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Heredia is set along the flanks of the Barva Volcano. The city is part of the Central Valley cities located only 11 kilometres northwest of San José and only 10 kilometres from San José Airport. This pretty city with a population of 400,000 is nicknamed the City of the Flowers. Founded in 1706, Costa Rica fourth-largest city was first known by its Huetar indian name, Cubujuqui, but that was soon changed to Heredia in honor of a Guatemalan president, Fernandez de Heredia.
The town's central park is filled with trees and is a great place to stroll of sit on bench and watch people go by. To the east of it is the impressive Church of the Immaculate Conception inaugurated in 1769, which took 30 years to build (1769-1797. The wait was worth it - its massive towers and walls proved stronger that earthquakes that have rocked the country since it was built. It has stained glass from Europe and church bells from Cuzco, Peru. Nearby is another imposing fixture, El Fortin, a brick fort with peepholes built backwards. Good thing it never saw action.
Of all of the cities of the Meseta Central, Heredia has the most colonial feel to it - you ll still see adobe buildings with Spanish tile roofs along narrow streets. Here is also the site of the Universidad Nacional so you will find some nice coffee shops, night bars, and bookstores near the school.
The Casa de la Cultura, just north of the park is the 1843 home of ex president Alfredo Gonzalez. It re-creates the life and home of a coffee baron, the life peasants during that time, and it also presents local art shows. Another architecturally interesting building here is the 1915 neoclassical post office. The coffee that grows in the mountains is classified as top quality coffee and Heredia doesn't have a thriving flower market as its nickname suggests, but does have a wonderful fruit and vegetables market. It also boasts a number of Spanish language schools.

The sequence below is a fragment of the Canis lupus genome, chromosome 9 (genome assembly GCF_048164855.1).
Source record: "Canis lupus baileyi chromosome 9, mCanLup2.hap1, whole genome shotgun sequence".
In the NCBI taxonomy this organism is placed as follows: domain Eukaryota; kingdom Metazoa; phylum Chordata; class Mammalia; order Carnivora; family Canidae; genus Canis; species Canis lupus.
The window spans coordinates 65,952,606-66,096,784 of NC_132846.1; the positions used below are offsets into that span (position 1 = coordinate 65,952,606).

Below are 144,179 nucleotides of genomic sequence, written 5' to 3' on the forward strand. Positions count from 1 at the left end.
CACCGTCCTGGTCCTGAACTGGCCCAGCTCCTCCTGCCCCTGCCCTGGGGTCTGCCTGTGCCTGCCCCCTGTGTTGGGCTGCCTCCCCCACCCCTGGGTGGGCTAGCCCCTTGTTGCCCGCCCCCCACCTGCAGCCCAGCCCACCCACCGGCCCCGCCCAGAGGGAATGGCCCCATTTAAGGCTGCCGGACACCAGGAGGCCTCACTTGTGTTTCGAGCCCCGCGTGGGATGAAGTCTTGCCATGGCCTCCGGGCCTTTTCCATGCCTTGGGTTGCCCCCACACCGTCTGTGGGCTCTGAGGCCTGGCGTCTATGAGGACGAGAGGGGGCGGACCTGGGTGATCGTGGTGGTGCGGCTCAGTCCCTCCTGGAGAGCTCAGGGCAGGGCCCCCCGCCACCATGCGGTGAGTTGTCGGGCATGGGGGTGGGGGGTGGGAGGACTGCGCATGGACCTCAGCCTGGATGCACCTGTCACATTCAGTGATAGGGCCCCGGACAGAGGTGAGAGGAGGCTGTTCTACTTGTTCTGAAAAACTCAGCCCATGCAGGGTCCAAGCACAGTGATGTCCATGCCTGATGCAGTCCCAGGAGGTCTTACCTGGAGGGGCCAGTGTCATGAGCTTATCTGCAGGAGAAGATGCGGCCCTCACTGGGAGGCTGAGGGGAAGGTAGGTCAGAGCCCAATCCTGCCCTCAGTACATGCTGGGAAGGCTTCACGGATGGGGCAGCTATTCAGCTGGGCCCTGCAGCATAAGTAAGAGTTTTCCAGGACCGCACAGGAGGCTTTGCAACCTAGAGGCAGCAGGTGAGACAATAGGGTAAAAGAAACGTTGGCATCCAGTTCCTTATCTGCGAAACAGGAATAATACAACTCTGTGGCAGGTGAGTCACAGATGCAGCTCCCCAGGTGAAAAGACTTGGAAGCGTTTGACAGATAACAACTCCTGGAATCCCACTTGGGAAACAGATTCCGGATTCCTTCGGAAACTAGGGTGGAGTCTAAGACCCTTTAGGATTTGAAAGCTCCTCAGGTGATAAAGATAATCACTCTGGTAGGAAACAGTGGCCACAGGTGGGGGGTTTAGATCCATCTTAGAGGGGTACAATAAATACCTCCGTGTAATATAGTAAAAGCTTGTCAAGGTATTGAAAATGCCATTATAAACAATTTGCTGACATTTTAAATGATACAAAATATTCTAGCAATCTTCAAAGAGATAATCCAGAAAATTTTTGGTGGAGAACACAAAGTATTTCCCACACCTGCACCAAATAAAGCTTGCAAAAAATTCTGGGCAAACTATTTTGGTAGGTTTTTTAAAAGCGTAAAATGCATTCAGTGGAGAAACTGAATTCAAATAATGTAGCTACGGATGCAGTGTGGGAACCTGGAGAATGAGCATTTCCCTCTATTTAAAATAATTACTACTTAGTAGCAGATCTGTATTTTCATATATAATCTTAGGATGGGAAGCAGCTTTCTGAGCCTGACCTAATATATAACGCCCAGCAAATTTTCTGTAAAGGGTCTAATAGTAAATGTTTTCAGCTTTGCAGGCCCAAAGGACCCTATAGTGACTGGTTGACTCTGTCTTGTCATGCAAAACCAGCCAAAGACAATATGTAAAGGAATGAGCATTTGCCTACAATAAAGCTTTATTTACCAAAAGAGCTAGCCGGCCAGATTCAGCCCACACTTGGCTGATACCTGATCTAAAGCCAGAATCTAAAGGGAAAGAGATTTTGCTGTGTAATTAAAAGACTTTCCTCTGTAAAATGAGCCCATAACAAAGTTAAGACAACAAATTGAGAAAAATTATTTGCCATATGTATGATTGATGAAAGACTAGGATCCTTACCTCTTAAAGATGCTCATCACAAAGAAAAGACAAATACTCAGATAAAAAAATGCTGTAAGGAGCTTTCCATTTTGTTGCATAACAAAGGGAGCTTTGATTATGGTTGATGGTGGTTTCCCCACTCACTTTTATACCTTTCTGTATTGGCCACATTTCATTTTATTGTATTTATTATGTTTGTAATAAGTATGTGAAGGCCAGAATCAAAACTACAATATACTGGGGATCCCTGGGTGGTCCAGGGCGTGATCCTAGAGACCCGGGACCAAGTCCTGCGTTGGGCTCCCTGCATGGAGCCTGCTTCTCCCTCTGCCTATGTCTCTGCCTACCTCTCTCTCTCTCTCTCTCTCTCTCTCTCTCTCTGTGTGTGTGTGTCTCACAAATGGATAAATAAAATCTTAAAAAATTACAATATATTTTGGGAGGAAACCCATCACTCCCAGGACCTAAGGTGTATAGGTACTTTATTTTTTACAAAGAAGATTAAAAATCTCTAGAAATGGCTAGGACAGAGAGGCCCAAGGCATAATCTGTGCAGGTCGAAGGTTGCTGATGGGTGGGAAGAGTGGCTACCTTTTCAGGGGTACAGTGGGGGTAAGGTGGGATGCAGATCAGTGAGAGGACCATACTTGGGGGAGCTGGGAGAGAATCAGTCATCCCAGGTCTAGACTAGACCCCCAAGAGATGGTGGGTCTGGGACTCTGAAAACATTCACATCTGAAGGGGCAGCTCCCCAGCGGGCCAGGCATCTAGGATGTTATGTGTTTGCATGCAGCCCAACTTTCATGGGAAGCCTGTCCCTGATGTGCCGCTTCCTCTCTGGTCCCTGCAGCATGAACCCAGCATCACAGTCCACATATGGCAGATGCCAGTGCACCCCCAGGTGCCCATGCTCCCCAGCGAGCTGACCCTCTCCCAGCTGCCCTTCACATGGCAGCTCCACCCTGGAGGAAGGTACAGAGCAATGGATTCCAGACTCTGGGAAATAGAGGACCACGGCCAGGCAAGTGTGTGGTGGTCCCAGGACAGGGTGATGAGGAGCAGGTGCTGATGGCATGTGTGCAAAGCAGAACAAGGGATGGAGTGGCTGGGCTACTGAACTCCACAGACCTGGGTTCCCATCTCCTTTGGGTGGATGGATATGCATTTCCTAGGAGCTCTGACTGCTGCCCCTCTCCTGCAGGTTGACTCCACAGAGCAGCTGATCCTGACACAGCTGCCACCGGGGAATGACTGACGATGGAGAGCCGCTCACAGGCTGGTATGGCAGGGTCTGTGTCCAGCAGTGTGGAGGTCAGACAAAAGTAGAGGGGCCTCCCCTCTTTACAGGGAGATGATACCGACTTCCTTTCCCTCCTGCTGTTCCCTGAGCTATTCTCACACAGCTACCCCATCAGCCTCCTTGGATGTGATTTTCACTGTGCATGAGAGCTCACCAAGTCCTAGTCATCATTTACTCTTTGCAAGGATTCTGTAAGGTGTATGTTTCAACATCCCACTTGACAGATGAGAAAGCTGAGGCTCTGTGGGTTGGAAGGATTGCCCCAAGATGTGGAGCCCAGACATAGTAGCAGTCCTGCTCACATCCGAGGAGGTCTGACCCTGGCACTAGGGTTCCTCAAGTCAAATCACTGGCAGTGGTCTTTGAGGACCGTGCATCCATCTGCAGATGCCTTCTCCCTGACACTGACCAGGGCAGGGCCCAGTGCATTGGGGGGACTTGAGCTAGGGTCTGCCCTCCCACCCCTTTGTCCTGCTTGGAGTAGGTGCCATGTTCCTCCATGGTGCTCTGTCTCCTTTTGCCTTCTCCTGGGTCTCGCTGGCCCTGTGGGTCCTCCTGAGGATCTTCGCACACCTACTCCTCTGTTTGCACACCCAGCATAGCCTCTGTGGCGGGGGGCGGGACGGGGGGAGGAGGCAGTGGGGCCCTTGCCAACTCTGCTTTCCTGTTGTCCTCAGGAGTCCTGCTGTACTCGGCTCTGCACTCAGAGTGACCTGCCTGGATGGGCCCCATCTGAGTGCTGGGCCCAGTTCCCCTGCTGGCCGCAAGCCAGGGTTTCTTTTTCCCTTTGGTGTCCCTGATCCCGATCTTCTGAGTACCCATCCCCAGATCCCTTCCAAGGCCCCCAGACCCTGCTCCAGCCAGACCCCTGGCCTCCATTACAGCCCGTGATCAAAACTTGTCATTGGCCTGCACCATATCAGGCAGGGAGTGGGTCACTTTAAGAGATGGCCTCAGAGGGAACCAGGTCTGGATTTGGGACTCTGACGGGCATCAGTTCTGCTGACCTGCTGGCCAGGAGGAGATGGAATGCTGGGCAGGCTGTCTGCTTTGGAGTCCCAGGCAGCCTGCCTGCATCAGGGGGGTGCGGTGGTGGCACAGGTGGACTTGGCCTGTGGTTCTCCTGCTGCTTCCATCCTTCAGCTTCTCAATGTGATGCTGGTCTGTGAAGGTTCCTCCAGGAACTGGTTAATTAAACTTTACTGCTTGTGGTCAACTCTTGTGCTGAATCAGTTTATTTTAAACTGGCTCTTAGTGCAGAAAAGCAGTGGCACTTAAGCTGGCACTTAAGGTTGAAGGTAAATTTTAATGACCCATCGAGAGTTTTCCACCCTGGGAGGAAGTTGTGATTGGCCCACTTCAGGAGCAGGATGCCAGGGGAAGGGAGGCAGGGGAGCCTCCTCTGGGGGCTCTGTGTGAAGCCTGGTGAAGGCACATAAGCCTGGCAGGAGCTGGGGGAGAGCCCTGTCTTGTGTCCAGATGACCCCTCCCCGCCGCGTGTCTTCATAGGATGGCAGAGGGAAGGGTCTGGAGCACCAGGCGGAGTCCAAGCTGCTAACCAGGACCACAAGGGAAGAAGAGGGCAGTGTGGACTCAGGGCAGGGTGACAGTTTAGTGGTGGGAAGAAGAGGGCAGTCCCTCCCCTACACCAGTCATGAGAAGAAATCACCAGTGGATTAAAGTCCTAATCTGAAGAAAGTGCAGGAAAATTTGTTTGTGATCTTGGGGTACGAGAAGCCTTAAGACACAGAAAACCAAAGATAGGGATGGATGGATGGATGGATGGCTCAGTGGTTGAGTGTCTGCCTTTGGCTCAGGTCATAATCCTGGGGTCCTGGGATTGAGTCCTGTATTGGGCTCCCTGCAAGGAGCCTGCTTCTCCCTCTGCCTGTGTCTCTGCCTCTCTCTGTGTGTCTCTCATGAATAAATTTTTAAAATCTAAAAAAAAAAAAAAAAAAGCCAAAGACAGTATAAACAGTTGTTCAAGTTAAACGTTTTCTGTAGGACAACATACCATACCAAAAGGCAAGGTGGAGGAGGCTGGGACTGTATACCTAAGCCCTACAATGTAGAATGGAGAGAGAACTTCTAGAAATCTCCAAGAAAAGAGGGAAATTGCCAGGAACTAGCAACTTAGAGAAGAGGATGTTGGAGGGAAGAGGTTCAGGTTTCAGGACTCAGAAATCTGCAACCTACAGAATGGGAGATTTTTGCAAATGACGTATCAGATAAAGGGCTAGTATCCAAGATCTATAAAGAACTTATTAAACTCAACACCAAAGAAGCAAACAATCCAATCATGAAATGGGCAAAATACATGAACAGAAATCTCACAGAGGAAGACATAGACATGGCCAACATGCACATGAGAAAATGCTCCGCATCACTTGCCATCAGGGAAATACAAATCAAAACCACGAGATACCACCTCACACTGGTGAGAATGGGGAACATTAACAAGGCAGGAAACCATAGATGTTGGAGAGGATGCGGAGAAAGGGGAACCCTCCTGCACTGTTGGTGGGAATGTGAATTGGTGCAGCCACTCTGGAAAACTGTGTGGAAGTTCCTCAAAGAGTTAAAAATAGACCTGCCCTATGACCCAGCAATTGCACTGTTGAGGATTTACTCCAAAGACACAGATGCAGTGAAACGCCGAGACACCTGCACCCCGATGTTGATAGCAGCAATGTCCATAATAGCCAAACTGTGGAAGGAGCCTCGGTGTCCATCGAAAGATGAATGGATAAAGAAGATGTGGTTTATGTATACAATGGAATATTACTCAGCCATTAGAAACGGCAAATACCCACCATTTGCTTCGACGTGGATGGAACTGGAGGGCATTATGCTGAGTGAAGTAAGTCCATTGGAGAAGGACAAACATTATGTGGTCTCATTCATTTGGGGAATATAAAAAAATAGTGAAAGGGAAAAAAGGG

Heredia is located only 15 minutes from San José Airport, so it shares this airport with San Jose city as well.
Public buses run every day from 05:00am till midnight. You can take buses from Heredia to San José, Alajuela, San José Airport and local villages. This public service works very good and cheap.
|Casa Ciudadela Hostel||4 blocks North and 25 m East from Heredia Central 25 m East from Colegio Vocacional, Heredia||Hostel||-|
|El Portico Hotel||Calle Guacalillo San Jose De La Montana||Hotel||-|
|La Lora Hostel||25 metros oeste de la Casa de la Cultura, Belen||Guesthouse||-|
|San Lorenzo Inn||Residencial San Lorenzo San Lorenzo de Flores||Hostel||-|
|Tony s Hostel Boutique||100 mts Oeste y 400 mts Norte, del Hipermas Heredi||Hostel||93|
|Travel Hostel Dreamplace||Two and half blocks East from the Central Park Her||Hostel||80|
|BELEN SUITES||Calle Las Chilas||Hostel||-|
|HOTEL MONTE CAMPANA||Barrio Jesus Birri the Traffic Light 500mts North 100 West & 700mts South||Hotel||-|
|Costa Rica Love Hostel 2||Main Street number 5 San Vicente||HOSTEL||83|
|B&B Vista Los Volcanes||San Lorenzo de Flores||GUESTHOUSE||-|
|Hotel America 98||Calle Central, Avenidas 2 y 4 50mts south del Parque Central Heredia||HOTEL||-|
|Costa Rica Love Hostel 2||Santo Domingo de Heredia 1 block east from polideportiv San Jose, Santo Domingo||Hostel||-|